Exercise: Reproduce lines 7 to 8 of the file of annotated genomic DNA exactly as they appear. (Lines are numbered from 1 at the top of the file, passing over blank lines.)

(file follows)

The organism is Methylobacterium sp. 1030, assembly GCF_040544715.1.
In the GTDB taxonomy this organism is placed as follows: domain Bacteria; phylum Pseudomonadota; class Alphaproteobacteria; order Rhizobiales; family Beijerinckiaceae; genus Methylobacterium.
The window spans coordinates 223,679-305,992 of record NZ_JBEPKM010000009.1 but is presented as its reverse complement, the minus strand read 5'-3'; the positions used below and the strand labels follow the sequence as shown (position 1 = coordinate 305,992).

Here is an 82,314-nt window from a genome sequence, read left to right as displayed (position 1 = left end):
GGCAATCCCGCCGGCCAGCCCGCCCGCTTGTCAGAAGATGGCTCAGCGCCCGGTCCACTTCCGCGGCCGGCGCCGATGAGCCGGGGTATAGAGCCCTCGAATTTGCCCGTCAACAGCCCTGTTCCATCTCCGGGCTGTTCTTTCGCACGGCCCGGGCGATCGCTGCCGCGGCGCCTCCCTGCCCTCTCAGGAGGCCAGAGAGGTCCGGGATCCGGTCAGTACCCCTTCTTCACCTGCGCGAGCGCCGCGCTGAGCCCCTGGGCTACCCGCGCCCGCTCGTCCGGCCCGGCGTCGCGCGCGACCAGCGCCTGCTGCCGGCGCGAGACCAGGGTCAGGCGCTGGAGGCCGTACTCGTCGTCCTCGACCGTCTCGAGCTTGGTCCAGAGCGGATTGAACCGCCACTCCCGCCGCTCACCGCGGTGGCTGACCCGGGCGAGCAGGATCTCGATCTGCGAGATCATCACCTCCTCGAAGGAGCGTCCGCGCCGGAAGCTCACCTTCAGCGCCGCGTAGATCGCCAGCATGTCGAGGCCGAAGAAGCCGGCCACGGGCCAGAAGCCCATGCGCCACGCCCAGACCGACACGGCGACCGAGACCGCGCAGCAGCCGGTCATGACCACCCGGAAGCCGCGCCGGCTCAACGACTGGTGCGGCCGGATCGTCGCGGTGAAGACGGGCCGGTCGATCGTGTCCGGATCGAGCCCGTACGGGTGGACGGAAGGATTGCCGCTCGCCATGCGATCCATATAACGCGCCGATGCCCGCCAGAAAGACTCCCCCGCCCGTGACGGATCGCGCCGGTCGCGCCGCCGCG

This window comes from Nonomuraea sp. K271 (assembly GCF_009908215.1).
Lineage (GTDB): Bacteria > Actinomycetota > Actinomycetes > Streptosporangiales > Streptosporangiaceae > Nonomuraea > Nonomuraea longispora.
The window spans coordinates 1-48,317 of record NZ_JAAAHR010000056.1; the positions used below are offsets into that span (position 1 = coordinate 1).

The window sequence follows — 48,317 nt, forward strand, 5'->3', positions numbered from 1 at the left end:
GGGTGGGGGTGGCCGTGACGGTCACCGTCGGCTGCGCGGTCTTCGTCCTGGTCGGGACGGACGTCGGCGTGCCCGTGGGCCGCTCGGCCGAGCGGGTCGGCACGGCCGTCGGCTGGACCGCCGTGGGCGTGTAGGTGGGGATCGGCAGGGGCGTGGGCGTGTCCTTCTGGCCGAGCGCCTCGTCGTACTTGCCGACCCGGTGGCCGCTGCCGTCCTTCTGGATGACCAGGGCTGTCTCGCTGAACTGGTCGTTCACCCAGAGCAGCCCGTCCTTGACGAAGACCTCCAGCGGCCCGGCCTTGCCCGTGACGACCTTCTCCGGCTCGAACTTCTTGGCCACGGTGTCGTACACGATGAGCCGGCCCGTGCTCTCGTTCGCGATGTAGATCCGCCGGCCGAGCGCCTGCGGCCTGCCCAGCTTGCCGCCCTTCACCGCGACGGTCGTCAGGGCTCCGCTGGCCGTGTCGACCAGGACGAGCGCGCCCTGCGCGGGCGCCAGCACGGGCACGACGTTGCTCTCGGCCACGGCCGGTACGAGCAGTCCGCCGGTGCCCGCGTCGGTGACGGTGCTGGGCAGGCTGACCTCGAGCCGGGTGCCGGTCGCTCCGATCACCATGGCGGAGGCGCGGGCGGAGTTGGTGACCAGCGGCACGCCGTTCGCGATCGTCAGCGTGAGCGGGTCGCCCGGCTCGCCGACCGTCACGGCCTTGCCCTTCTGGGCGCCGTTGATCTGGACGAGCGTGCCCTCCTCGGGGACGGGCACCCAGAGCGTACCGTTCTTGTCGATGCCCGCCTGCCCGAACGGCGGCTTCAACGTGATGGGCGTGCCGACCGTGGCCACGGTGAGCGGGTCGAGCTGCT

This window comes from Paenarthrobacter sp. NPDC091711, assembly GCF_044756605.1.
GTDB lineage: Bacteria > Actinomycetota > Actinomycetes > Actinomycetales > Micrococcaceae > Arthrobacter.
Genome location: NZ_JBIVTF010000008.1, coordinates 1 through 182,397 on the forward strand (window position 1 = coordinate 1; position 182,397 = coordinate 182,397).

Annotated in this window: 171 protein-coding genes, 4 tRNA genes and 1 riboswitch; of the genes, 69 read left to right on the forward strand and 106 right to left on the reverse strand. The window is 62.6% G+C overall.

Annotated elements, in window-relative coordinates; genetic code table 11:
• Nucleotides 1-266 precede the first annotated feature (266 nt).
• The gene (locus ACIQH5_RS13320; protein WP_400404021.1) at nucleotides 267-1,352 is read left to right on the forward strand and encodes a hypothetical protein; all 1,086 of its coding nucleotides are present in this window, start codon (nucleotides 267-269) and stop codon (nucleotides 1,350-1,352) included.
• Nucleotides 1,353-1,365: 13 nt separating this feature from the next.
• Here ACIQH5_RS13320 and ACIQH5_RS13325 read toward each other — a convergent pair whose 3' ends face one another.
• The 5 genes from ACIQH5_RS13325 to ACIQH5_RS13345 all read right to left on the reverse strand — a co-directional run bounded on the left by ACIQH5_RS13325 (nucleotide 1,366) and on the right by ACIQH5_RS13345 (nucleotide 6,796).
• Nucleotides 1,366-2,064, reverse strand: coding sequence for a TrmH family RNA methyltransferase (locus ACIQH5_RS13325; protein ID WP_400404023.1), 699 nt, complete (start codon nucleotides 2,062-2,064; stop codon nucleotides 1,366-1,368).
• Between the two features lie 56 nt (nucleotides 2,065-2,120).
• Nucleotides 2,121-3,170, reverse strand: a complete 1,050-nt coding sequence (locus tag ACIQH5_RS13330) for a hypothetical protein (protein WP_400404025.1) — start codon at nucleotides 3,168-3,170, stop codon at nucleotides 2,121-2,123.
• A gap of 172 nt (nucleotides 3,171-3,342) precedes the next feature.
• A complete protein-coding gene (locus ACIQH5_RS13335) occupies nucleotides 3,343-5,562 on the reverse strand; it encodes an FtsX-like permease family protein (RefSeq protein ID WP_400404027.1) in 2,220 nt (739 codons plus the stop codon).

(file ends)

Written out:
Lineage (GTDB): Bacteria > Actinomycetota > Actinomycetes > Streptosporangiales > Streptosporangiaceae > Nonomuraea > Nonomuraea longispora.
The window spans coordinates 1-48,317 of record NZ_JAAAHR010000056.1; the positions used below are offsets into that span (position 1 = coordinate 1).